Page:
Let them continue to put their content where they are used to putting it. However, see if it can be better organized. I’d also look at one of the governance as a service type vendors to provide the adult supervision (contact me offline if you want specifics). The specific EFSS provider may have an impact on which IG provider can play.
As for why … minimize disruption and put IG in the background. I’m seeing far too many occasions where a 16LB sledge hammer is being used on a finishing nail (yes, John, you can use that).
—————————— PHIGs IMC Inc.
Hi I have a situation very similar to the above – client is using Google Docs, Dropbox and fileshares (and Yammer for messaging). They want to apply retention and disposition policies to these and have them be searchable (seems similar to the governance-lite model being discussed in this thread).
What are the governance-as-a-service options you are mentioning in your response?
There will always be exceptions, but users should be given as much freedom as possible to store where they consider most sensible.
While the business may not be subject to specific industry compliance, they will have compliance requirements for business/customer relationships, staff employment, stakeholders, internal services (like IT, planning) and building/premises.
So organisation of the information comes to mind, make it easier to find information for daya to day use and any legal requirements. Discovery is helped by segmentation, even if the metadata or search tool is weak.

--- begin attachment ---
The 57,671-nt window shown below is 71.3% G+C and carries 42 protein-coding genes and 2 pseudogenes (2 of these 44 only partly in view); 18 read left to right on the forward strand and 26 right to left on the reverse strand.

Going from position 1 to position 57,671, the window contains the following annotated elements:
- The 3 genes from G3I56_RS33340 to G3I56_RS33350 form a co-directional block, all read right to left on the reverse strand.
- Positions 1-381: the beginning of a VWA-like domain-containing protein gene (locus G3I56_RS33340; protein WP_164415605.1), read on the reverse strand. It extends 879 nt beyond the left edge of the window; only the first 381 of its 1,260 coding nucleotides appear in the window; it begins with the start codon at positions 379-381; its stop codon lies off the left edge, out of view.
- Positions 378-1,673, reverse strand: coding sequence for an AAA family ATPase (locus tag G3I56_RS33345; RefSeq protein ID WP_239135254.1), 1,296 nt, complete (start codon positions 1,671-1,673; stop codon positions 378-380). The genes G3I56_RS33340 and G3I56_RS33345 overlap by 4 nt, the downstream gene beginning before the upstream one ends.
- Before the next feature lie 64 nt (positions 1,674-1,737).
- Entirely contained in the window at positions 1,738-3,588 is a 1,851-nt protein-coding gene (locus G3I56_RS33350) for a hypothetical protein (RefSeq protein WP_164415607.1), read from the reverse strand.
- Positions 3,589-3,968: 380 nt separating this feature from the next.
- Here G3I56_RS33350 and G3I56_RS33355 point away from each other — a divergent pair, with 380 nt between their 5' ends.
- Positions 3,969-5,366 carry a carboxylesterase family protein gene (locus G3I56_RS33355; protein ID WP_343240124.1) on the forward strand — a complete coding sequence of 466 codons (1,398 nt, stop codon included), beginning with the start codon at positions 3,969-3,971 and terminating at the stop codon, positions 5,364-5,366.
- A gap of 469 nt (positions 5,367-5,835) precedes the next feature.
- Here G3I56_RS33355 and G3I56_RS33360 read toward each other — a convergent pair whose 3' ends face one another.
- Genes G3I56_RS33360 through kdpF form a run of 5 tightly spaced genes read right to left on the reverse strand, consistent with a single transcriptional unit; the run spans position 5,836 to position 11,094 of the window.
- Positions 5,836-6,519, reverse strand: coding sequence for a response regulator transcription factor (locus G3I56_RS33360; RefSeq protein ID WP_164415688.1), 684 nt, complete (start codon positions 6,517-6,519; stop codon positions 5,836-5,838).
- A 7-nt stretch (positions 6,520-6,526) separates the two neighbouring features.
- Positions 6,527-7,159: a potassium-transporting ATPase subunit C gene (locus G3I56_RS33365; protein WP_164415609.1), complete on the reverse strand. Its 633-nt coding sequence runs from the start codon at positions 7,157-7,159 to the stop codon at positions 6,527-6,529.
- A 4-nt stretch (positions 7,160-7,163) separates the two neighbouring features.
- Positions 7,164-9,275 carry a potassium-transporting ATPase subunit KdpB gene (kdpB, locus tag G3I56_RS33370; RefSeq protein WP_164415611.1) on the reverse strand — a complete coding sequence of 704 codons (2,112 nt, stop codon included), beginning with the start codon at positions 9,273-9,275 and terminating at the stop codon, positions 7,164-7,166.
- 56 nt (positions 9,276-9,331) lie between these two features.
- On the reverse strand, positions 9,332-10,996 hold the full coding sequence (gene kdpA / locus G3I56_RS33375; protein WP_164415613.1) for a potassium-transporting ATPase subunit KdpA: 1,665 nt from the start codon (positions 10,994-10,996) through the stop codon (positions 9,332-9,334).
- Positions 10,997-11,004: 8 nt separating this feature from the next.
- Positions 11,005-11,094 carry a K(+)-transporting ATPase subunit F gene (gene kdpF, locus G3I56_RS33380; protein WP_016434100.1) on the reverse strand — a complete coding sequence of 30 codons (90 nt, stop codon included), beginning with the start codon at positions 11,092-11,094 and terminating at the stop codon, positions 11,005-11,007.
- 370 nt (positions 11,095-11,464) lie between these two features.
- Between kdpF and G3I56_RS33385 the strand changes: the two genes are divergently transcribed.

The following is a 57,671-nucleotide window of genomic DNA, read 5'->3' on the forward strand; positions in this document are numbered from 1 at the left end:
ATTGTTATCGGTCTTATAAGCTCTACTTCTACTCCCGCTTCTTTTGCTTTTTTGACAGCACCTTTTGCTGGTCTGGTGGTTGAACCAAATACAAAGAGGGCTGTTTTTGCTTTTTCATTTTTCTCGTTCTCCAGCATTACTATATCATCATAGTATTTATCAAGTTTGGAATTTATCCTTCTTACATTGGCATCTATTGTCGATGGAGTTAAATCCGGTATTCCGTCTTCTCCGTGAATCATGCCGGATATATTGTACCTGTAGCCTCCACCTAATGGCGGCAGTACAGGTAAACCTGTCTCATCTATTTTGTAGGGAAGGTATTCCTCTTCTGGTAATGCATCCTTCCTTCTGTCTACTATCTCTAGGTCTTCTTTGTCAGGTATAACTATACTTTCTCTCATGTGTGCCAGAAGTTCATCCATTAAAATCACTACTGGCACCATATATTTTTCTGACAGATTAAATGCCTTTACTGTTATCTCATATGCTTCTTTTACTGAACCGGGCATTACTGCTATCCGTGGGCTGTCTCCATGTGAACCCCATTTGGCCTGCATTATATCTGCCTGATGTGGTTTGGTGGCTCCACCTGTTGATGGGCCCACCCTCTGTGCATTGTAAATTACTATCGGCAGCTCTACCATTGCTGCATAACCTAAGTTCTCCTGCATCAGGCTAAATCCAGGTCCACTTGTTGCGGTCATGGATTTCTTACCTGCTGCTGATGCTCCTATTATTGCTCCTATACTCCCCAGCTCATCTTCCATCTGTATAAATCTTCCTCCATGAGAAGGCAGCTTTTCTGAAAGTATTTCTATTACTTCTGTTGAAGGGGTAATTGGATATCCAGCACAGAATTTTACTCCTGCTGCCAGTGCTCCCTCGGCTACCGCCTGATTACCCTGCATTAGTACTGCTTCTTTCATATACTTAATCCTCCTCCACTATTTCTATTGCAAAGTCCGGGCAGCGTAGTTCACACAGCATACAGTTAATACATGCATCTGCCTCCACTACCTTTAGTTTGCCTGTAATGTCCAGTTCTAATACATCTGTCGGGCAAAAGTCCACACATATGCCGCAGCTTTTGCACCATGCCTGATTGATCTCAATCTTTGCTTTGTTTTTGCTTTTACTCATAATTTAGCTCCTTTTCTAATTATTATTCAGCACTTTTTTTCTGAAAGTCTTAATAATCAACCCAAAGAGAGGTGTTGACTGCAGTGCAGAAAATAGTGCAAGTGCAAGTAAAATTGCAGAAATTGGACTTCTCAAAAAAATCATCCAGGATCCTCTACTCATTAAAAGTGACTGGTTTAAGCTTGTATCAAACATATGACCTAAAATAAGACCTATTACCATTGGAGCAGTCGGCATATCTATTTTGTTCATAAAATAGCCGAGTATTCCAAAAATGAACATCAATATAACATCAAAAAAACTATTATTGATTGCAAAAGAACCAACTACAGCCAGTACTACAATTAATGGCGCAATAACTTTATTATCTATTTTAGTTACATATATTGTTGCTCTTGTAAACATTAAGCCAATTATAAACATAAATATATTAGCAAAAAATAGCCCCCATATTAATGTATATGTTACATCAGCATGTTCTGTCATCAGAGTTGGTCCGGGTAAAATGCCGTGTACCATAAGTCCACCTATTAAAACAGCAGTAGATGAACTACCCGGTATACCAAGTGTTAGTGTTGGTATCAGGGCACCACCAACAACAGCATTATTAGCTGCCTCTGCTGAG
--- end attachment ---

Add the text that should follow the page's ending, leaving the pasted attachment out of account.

This leads to guidance on what to keep and where to keep it, then how long to keep it. The last bit, for the tools described may be an issue as any retention/disposition process may require specilaist help.
It would be good to believe the business will grow and some thought should be given to the idea of how do we manage if business doubled.
One of the challeges all businesses are facing is IT services fragmentation where niche service, like Google docs, are fit for purpose, but may not suit effiecient and accurate customer engagement (for example).
John, I defer to others to address the WHERE question. However, with respect to HOW to make information “searchable so the ORGANIZATION can accomplish its goals,” I invite folks to check out this draft best practices document:
http://xml.fido.gov/stratml/references/AIIM-BP-StratML . pdf If there is any interest in finalizing and publishing that document as an AIIM best practice, I’ll be glad to collaborate with anyone who’d like to do so.
I’d also love to hear from any of AIIM’s vendor members who might be interested in building support for AIIM’s StratML standard into their products and services, thereby helping to answer to the WHERE question.
ANSI/AIIM 25 (or ISO 18829) is an assessment standard that would be the appropriate place to start. This national and now international standard was developed by the AIIM Standards program (C27.3 Trustworthiness) and is available to all AIIM members. I would strongly recommend this be downloaded and reviewed as all the steps, along with areas that should be included in any examination to determine how users are utilizing the organizational content, along with where it is, how many copies, how it is managed, how it is secured, etc. There are many recommended steps within ANSI 25 that have been documented through many industry experts incorporated not only actual experience but also knowledge of how these technologies work, and where they aren’t a good fit or just not needed. I hope this helps.
Information Professionals — What Advice Would YOU Give?
Please, would you help me to find ISO 18829 on AIIM website?